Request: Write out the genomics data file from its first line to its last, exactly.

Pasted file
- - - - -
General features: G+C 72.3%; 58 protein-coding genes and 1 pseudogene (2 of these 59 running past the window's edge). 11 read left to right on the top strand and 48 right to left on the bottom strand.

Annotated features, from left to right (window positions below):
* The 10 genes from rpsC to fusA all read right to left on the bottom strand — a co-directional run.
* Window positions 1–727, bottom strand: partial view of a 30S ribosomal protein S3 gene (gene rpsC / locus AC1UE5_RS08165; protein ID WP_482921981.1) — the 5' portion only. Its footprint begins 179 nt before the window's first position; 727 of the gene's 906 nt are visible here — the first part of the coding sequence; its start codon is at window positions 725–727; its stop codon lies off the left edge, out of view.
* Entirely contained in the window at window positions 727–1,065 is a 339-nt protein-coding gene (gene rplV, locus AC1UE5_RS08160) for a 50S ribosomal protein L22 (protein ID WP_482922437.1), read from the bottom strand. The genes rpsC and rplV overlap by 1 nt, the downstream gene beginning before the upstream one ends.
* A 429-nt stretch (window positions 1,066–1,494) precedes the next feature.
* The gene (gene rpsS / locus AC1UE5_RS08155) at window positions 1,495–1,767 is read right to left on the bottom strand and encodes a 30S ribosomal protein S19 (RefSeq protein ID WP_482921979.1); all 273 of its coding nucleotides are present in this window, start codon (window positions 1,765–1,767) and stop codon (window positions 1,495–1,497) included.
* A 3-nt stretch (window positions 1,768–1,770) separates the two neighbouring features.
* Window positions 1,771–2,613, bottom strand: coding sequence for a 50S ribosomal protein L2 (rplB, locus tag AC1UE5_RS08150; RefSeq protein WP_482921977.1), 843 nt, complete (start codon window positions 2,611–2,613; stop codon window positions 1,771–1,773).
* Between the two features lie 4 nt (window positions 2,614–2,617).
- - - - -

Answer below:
General features: G+C 72.3%; 58 protein-coding genes and 1 pseudogene (2 of these 59 running past the window's edge). 11 read left to right on the top strand and 48 right to left on the bottom strand.

Annotated features, from left to right (window positions below):
* The 10 genes from rpsC to fusA all read right to left on the bottom strand — a co-directional run.
* Window positions 1–727, bottom strand: partial view of a 30S ribosomal protein S3 gene (gene rpsC / locus AC1UE5_RS08165; protein ID WP_482921981.1) — the 5' portion only. Its footprint begins 179 nt before the window's first position; 727 of the gene's 906 nt are visible here — the first part of the coding sequence; its start codon is at window positions 725–727; its stop codon lies off the left edge, out of view.
* Entirely contained in the window at window positions 727–1,065 is a 339-nt protein-coding gene (gene rplV, locus AC1UE5_RS08160) for a 50S ribosomal protein L22 (protein ID WP_482922437.1), read from the bottom strand. The genes rpsC and rplV overlap by 1 nt, the downstream gene beginning before the upstream one ends.
* A 429-nt stretch (window positions 1,066–1,494) precedes the next feature.
* The gene (gene rpsS / locus AC1UE5_RS08155) at window positions 1,495–1,767 is read right to left on the bottom strand and encodes a 30S ribosomal protein S19 (RefSeq protein ID WP_482921979.1); all 273 of its coding nucleotides are present in this window, start codon (window positions 1,765–1,767) and stop codon (window positions 1,495–1,497) included.
* A 3-nt stretch (window positions 1,768–1,770) separates the two neighbouring features.
* Window positions 1,771–2,613, bottom strand: coding sequence for a 50S ribosomal protein L2 (rplB, locus tag AC1UE5_RS08150; RefSeq protein WP_482921977.1), 843 nt, complete (start codon window positions 2,611–2,613; stop codon window positions 1,771–1,773).
* Between the two features lie 4 nt (window positions 2,614–2,617).